Due to varied Creation Science articles located on the web, which claim there are no photographs of these hind limbs on modern whales, it was our desire to scout out photographs which contained clear evidence of hind limb rudiments on modern day whales.


The following are excerpts of email correspondence relative to discussions on the topic:


Edward Babinski
Thursday, July 24, 2003
Subject: Whale Evolution and Hind Limb Rudiments
Subject: Are these classified as vestigial limbs, or vestigial pelvises on whales in the museum photos?


Vestigial pelvises (hipbones) in modern day whales.


I don't know whether the museum pics should be displayed as "vestigial hind limbs," Maybe the Baleen whale is a hipbone with a leg bone fused to it at an angle, but I can't tell. It could just be a pelvis with no vestigial hind limb. From the pics I've seen of whale pelvises, that's all it might be. The vestigial leg bone in Baleen whales is usually just an ovoidal bone, the pelvis reduced to an egg-shaped bone, and I don't see that in the photo. It's often overlooked according to one of those Japanese experts on vestigial whale hind limbs. And so that may be why it isn't hanging from the ceiling in the museum. But I can't prove that. All I can say is that the most you can safely say is that those whale skeletons show a vestigial pelvis.


The photos of the hind leg rudiments, which are rarer, show more, even the Right Whale dissection diagrams show more, like pelvis, femur and tibia, which only the Right Whale has.


Best, Ed




We contacted Professor Hans Thewissen, Ph.D., whom is a renowned expert on Paleontology / Whale Anatomy / Whale Origins


This is what the Professor had to say in our exchange of emails:




J. G. M. Thewissen, Ph. D.
Thursday, July 24, 2003
Subject: Are these classified as vestigial limbs, or vestigial pelvises on whales in the museum photos?


For the record, all cetaceans that I am familiar with have pelvic remnants in their abdomen. Many cetaceans, especially the great whales, also have a remnant of the femur in their abdomen. I believe that humpbacks have the remnants for both pelvis and femur, but I will have to look it up to be sure (which I will do when I get your page). To say that the pelvis in the humpback is not a pelvis because it is not attached to the vertebral column is silly, we have a good series of fossils documenting that in early whale evolution, the pelvis bones detach from the vertebral column. At that point they totally look like pelves still (with obturator foramen, ilium, ischium). I attach a pdf of a paper that has a picture showing some early pelves. (BioScience: Whale Evolution, the Poster Child for MacroEvolution).


To say that a pelvic remnant does not qualify as a limb remnant because it is not limb is technically correct. Anatomists would call it the limb girdle, but that is just semantics, limbs are always attached to limb girdles. Anyway it does not even matter in your case if humpbacks have femoral remnants as well. It is also silly to say that it can't be pelvis because genital muscles attach to the bone. (*)The genital muscles attach always to the pelvis, including in humans and artiodactyls (whales' relatives). That argument would actually support the homology of the bone to the pelvis, the opposite of what AIG claims. Send me the page and we'll talk more.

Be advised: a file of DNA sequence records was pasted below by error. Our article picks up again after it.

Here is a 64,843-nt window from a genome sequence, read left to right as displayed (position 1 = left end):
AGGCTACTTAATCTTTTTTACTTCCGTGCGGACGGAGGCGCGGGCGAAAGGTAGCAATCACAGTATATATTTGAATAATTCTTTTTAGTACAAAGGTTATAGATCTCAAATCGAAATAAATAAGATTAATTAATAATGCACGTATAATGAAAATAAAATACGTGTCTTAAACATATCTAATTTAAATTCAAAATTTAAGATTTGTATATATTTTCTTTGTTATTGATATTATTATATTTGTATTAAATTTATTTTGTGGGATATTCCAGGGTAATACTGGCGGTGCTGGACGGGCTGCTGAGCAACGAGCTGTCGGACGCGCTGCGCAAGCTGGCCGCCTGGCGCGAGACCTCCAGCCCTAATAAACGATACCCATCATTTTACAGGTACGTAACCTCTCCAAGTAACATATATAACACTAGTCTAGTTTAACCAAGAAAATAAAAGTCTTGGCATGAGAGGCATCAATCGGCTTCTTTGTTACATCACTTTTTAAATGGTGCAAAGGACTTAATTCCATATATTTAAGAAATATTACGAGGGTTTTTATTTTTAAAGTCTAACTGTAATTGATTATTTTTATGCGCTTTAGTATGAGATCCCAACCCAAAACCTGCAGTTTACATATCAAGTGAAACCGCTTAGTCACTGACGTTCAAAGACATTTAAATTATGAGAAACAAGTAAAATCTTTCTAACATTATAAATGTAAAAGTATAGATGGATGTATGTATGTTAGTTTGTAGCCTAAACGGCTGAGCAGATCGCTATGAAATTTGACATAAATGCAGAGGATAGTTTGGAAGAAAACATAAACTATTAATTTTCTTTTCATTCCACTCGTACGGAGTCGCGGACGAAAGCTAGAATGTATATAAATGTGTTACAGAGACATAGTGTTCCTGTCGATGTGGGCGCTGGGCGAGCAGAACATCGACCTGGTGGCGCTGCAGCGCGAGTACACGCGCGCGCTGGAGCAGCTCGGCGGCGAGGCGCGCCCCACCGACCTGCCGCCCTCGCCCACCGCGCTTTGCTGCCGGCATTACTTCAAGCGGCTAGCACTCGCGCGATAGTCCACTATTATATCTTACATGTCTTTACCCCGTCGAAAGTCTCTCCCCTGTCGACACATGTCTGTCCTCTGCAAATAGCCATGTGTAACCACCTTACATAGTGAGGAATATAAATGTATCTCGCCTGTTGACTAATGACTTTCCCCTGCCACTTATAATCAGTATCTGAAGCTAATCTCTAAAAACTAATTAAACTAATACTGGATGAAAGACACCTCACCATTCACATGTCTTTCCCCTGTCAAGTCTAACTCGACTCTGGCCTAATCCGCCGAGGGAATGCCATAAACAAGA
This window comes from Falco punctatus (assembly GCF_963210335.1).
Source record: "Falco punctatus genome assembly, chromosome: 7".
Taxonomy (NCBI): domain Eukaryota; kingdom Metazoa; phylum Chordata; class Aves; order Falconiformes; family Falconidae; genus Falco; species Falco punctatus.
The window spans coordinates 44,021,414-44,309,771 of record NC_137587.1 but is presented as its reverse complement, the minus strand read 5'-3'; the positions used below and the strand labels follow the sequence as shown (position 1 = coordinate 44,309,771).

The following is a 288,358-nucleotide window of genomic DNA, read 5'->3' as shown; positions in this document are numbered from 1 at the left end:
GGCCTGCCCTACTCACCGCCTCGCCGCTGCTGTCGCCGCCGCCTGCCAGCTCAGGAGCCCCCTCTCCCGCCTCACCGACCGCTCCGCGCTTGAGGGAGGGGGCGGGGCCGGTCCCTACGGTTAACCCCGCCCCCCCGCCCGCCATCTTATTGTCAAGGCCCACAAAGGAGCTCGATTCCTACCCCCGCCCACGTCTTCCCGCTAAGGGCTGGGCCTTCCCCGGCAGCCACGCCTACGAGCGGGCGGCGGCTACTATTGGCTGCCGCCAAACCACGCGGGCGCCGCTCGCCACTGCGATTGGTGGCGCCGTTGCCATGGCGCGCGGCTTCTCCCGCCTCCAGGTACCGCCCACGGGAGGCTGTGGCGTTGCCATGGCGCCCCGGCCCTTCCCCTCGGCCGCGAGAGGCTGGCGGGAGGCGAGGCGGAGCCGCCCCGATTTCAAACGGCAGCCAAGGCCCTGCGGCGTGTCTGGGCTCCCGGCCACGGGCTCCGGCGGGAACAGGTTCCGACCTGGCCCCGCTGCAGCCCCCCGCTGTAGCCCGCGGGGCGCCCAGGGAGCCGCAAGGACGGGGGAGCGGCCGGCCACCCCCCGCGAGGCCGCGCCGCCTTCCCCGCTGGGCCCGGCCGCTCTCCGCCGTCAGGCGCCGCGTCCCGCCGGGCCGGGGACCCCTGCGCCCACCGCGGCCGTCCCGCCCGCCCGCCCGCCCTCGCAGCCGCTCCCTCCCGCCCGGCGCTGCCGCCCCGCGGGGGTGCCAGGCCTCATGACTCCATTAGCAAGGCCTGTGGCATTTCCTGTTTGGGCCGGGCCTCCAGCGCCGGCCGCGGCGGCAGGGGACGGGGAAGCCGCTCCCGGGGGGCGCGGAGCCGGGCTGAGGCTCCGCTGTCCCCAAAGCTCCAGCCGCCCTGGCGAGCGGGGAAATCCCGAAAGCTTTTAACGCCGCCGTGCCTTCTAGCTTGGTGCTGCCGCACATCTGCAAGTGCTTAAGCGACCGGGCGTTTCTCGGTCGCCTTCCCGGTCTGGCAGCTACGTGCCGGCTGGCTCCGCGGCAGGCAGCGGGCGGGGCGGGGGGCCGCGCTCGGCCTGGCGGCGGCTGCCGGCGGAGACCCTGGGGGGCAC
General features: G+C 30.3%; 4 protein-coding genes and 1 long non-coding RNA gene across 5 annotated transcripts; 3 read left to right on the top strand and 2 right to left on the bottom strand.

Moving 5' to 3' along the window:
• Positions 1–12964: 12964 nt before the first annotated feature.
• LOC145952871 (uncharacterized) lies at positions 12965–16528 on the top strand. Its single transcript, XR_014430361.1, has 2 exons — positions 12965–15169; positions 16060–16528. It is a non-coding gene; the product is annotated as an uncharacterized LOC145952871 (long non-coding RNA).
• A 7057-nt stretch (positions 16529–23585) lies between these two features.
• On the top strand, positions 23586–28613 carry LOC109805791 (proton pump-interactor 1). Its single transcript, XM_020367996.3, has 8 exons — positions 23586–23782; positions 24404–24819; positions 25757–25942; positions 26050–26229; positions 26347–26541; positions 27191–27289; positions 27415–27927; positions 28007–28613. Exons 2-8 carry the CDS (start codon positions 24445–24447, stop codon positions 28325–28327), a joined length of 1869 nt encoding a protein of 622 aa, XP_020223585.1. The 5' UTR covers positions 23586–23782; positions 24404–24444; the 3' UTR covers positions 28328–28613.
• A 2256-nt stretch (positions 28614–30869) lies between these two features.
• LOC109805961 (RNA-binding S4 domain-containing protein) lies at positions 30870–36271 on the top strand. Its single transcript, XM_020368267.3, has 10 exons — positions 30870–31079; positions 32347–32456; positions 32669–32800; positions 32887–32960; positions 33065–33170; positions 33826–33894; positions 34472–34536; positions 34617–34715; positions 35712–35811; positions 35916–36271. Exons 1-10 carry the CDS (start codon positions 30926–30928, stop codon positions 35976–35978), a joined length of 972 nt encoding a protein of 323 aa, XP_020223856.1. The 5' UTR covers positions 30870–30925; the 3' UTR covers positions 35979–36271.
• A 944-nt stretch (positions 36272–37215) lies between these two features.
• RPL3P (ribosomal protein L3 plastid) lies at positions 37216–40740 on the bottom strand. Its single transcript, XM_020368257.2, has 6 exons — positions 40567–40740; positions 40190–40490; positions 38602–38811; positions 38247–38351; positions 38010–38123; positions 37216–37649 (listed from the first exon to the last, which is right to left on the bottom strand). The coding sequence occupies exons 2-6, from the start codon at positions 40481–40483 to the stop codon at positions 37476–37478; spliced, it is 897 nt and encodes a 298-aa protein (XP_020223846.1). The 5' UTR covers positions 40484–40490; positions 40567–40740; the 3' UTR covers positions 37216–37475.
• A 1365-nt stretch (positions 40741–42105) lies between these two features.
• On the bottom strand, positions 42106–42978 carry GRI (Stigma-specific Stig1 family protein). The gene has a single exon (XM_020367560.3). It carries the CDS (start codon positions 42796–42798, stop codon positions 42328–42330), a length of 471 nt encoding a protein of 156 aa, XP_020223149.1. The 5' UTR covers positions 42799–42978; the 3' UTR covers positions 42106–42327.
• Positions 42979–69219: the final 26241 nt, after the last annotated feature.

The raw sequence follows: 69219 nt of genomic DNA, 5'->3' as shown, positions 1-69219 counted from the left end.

Hans Thewissen




Please take notice of what the Professor stated in his above email:


( * ) The genital muscles attach always to the pelvis, including in humans and artiodactyls (whales' relatives). That argument would actually support the homology of the bone to the pelvis, the opposite of what AIG claims.


This is a simple matter of common sense, which Creation Scientists have failed to properly acknowledge in their varied attempts to refute whale evolution.


Another email of significance written by Professor Thewissen
explaining why the femur is not present on the humpback exhibit at the museum:




J. G. M. Thewissen, Ph. D.
Friday, July 25, 2003
Subject: Are these classified as vestigial limbs, or vestigial pelvises on whales in the museum photos?


I found the webpage, and the nice photo of the humpback whale. It shows the remnant of the left and right pelvis, but there is no remnant of the femur.


The best dissection of this region in the Humpback is by John Struthers, published in 1893.
Dissections by Struthers


It shows that in Humpback whales there is a pelvic remnant, similar to the one in your whale, consisting of bone. Struthers also shows that Humpbacks have a remnant of the femur, however, it consists not of bone but instead of cartilage. This is why it was lost in the humpback that the museum mounted. So, the humpback had a femur remnant, but it is not present in the mount.


I think that your label of the photograph is ok, although technically it is not hindlimb but hindlimb girdle. I think that this it is not necessary to change it, and it is just semantics. I can take silly semantics a step further. Technically, the bone that you do show should not be called the pelvis (which is a term that includes soft-tissue as well as sacrum), but instead the innominate. But that takes it to a purist level. Purist anatomical terms get in the way of a real understanding of the implications.


Hans Thewissen


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Dolphin Hind Limbs - Response to Answers in Genesis (AiG)

Cetacean Evolution (Whales, Dolphins, Porpoises)

Evidence Of Common Ancestry of Cetaceans and Certain Species of Land Mammals

by Edward T. Babinski

Response to Answers in Genesis's Response on Dolphin Hind Limbs

Dolphin Hind Limbs



TOKYO Nov 5, 2006 (AP), Japanese scientists reported a bottlenose dolphin, has an extra set of fins that could be the remains of hind limbs. The dolphin was captured alive in western Japan on Oct. 28, by Fishermen. "I believe the fins may be remains from the time when dolphins' ancient ancestors lived on land," said Seiji Osumi, of Tokyo's Institute of Cetacean Research. The hind fins are much smaller than the front fins and are about the size of human hands, protruding near the tail. The dolphin measured approx 9 feet in length.